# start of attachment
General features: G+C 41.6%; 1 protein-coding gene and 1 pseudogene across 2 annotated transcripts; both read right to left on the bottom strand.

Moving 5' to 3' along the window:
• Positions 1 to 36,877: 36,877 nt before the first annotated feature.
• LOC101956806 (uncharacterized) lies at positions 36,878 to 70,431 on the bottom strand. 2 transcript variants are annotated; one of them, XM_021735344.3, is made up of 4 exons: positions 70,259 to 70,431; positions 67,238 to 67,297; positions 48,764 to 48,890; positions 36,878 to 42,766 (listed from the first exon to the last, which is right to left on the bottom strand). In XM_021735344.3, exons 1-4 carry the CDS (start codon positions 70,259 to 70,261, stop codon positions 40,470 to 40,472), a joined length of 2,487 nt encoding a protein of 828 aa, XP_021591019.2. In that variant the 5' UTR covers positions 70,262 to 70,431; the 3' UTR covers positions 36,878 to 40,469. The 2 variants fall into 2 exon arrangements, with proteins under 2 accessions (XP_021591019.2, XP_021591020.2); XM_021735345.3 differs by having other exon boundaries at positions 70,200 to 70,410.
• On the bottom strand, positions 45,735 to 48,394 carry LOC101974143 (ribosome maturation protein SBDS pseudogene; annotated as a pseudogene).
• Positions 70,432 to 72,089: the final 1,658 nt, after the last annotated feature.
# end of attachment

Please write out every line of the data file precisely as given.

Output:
General features: G+C 41.6%; 1 protein-coding gene and 1 pseudogene across 2 annotated transcripts; both read right to left on the bottom strand.

Moving 5' to 3' along the window:
• Positions 1 to 36,877: 36,877 nt before the first annotated feature.
• LOC101956806 (uncharacterized) lies at positions 36,878 to 70,431 on the bottom strand. 2 transcript variants are annotated; one of them, XM_021735344.3, is made up of 4 exons: positions 70,259 to 70,431; positions 67,238 to 67,297; positions 48,764 to 48,890; positions 36,878 to 42,766 (listed from the first exon to the last, which is right to left on the bottom strand). In XM_021735344.3, exons 1-4 carry the CDS (start codon positions 70,259 to 70,261, stop codon positions 40,470 to 40,472), a joined length of 2,487 nt encoding a protein of 828 aa, XP_021591019.2. In that variant the 5' UTR covers positions 70,262 to 70,431; the 3' UTR covers positions 36,878 to 40,469. The 2 variants fall into 2 exon arrangements, with proteins under 2 accessions (XP_021591019.2, XP_021591020.2); XM_021735345.3 differs by having other exon boundaries at positions 70,200 to 70,410.
• On the bottom strand, positions 45,735 to 48,394 carry LOC101974143 (ribosome maturation protein SBDS pseudogene; annotated as a pseudogene).
• Positions 70,432 to 72,089: the final 1,658 nt, after the last annotated feature.